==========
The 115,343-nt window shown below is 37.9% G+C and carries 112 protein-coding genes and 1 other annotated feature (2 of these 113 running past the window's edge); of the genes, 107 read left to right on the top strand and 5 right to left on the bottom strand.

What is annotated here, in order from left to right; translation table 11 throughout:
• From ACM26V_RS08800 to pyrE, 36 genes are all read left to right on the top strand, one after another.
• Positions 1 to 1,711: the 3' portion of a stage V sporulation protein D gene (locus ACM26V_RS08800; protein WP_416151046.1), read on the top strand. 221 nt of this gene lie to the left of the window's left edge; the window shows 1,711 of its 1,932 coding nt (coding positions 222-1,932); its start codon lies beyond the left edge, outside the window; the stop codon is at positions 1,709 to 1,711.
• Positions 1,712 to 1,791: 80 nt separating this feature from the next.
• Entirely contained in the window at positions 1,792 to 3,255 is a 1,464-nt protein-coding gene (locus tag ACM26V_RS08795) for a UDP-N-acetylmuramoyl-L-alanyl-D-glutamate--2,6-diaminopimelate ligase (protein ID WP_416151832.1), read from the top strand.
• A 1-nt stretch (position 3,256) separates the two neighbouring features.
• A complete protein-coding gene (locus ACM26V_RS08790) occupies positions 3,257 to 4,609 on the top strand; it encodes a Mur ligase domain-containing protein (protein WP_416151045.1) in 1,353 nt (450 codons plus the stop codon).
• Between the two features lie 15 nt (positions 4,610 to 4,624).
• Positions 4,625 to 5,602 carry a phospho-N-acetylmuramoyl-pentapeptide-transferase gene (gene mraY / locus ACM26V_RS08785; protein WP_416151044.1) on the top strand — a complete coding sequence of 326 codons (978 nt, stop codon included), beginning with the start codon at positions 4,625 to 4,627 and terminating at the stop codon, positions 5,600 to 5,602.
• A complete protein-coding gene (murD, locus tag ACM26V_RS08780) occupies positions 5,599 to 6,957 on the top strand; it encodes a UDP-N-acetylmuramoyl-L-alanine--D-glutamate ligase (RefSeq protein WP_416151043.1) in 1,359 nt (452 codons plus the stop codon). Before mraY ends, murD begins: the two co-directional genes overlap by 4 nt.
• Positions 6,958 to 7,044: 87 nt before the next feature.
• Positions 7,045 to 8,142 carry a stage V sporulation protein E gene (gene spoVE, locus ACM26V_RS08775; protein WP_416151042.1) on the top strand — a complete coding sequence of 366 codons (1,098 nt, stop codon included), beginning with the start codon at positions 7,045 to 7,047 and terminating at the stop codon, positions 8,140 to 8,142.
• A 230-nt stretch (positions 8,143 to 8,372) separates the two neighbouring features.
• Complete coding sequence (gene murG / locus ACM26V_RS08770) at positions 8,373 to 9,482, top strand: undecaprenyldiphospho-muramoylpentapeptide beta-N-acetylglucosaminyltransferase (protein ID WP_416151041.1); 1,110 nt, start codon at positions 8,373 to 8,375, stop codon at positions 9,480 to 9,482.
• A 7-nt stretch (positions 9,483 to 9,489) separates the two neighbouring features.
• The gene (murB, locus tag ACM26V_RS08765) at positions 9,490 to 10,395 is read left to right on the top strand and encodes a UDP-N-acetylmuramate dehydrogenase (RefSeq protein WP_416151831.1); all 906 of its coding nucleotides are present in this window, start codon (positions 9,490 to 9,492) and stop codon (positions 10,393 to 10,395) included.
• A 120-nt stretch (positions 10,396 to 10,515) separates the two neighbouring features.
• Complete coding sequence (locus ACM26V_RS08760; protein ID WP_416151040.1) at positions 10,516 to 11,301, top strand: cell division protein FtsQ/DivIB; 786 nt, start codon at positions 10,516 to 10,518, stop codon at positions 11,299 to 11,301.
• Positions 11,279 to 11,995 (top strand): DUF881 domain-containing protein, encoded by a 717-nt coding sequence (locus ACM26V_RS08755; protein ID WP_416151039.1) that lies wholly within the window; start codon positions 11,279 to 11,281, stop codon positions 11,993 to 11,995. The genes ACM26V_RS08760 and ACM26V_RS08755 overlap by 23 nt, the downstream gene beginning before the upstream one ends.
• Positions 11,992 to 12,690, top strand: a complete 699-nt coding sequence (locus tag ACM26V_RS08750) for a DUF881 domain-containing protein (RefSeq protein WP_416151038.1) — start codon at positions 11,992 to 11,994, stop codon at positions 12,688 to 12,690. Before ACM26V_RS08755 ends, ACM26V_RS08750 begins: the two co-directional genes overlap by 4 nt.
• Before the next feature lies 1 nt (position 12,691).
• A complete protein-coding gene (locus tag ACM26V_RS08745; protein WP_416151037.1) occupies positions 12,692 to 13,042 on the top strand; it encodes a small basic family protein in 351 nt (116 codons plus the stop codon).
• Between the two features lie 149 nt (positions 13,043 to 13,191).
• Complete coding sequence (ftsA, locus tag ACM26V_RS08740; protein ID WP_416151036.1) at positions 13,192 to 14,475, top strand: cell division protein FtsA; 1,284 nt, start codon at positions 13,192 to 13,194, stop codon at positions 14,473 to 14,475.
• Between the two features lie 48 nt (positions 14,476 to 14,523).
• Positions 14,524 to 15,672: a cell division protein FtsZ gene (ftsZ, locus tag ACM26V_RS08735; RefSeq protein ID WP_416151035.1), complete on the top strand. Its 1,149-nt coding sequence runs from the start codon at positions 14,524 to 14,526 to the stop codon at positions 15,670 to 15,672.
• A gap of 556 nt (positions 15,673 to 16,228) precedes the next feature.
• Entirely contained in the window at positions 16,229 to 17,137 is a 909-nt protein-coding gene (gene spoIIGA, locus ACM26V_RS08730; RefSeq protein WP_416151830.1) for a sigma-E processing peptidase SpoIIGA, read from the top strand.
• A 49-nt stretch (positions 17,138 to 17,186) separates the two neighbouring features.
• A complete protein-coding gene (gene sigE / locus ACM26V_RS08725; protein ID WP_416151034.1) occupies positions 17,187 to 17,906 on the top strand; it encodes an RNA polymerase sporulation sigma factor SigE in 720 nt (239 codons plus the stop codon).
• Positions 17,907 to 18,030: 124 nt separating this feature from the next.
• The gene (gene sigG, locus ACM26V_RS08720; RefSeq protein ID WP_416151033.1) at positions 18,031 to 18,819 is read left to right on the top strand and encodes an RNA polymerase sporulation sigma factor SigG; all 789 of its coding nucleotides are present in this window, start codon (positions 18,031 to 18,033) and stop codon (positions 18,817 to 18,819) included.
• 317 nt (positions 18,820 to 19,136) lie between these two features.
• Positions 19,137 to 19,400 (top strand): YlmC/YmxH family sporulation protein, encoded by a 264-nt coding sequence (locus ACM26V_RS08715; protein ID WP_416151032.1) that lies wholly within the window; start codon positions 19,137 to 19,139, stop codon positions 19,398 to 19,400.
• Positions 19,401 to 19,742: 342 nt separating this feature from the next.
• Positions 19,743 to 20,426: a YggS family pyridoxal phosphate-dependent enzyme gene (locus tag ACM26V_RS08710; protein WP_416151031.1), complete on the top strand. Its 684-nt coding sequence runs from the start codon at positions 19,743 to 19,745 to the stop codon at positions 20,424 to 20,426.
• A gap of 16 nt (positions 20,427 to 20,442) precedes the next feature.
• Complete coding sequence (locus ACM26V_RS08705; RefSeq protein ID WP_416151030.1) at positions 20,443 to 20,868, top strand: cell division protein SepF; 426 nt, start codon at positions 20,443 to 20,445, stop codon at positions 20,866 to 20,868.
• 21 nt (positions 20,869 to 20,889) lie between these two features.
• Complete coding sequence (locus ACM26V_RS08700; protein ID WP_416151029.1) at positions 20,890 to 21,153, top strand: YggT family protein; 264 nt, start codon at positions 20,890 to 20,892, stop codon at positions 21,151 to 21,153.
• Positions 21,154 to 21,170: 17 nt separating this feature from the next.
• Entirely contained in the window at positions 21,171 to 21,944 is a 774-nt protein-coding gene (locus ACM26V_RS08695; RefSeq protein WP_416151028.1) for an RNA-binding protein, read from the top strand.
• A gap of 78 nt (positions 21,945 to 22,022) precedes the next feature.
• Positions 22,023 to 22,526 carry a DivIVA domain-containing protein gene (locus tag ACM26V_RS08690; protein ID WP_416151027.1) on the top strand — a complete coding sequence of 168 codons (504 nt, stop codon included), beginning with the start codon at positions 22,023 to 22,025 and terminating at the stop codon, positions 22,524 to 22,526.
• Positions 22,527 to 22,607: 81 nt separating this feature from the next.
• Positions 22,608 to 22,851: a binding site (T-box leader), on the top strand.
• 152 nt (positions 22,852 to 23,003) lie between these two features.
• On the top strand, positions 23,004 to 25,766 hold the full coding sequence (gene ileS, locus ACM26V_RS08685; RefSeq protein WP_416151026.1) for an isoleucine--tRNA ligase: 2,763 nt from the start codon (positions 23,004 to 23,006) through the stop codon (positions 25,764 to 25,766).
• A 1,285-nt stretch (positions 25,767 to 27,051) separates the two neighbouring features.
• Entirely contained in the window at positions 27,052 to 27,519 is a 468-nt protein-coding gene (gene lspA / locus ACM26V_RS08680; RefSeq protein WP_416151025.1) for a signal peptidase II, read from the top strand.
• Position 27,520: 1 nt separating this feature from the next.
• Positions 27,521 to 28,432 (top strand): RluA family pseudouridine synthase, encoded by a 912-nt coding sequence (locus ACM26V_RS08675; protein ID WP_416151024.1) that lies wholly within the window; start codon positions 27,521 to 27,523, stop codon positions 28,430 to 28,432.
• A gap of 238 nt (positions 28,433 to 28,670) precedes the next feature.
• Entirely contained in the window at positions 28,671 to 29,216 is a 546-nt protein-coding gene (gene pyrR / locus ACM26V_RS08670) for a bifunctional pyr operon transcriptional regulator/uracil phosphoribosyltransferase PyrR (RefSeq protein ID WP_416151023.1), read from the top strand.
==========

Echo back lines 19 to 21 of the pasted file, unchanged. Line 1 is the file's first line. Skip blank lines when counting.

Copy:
• Complete coding sequence (locus ACM26V_RS08760; protein ID WP_416151040.1) at positions 10,516 to 11,301, top strand: cell division protein FtsQ/DivIB; 786 nt, start codon at positions 10,516 to 10,518, stop codon at positions 11,299 to 11,301.
• Positions 11,279 to 11,995 (top strand): DUF881 domain-containing protein, encoded by a 717-nt coding sequence (locus ACM26V_RS08755; protein ID WP_416151039.1) that lies wholly within the window; start codon positions 11,279 to 11,281, stop codon positions 11,993 to 11,995. The genes ACM26V_RS08760 and ACM26V_RS08755 overlap by 23 nt, the downstream gene beginning before the upstream one ends.
• Positions 11,992 to 12,690, top strand: a complete 699-nt coding sequence (locus tag ACM26V_RS08750) for a DUF881 domain-containing protein (RefSeq protein WP_416151038.1) — start codon at positions 11,992 to 11,994, stop codon at positions 12,688 to 12,690. Before ACM26V_RS08755 ends, ACM26V_RS08750 begins: the two co-directional genes overlap by 4 nt.